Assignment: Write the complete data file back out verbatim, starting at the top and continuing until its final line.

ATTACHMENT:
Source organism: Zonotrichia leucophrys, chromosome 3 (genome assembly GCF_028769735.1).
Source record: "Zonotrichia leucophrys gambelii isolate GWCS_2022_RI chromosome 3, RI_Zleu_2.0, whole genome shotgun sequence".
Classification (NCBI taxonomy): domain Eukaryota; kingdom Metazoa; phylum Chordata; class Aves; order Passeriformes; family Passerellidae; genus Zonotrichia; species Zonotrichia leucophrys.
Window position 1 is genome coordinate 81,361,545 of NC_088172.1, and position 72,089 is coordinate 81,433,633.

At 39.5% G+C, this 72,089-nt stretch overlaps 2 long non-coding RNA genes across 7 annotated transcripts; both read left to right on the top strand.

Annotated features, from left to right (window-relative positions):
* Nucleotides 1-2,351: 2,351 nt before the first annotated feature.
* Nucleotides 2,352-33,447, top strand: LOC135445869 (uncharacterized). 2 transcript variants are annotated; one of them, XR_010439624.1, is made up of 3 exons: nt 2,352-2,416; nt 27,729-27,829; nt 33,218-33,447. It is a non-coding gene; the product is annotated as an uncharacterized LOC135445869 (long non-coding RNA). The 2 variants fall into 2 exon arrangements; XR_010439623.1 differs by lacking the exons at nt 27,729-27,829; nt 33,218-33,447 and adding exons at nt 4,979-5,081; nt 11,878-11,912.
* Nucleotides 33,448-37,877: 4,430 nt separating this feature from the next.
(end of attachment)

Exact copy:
Source organism: Zonotrichia leucophrys, chromosome 3 (genome assembly GCF_028769735.1).
Source record: "Zonotrichia leucophrys gambelii isolate GWCS_2022_RI chromosome 3, RI_Zleu_2.0, whole genome shotgun sequence".
Classification (NCBI taxonomy): domain Eukaryota; kingdom Metazoa; phylum Chordata; class Aves; order Passeriformes; family Passerellidae; genus Zonotrichia; species Zonotrichia leucophrys.
Window position 1 is genome coordinate 81,361,545 of NC_088172.1, and position 72,089 is coordinate 81,433,633.

At 39.5% G+C, this 72,089-nt stretch overlaps 2 long non-coding RNA genes across 7 annotated transcripts; both read left to right on the top strand.

Annotated features, from left to right (window-relative positions):
* Nucleotides 1-2,351: 2,351 nt before the first annotated feature.
* Nucleotides 2,352-33,447, top strand: LOC135445869 (uncharacterized). 2 transcript variants are annotated; one of them, XR_010439624.1, is made up of 3 exons: nt 2,352-2,416; nt 27,729-27,829; nt 33,218-33,447. It is a non-coding gene; the product is annotated as an uncharacterized LOC135445869 (long non-coding RNA). The 2 variants fall into 2 exon arrangements; XR_010439623.1 differs by lacking the exons at nt 27,729-27,829; nt 33,218-33,447 and adding exons at nt 4,979-5,081; nt 11,878-11,912.
* Nucleotides 33,448-37,877: 4,430 nt separating this feature from the next.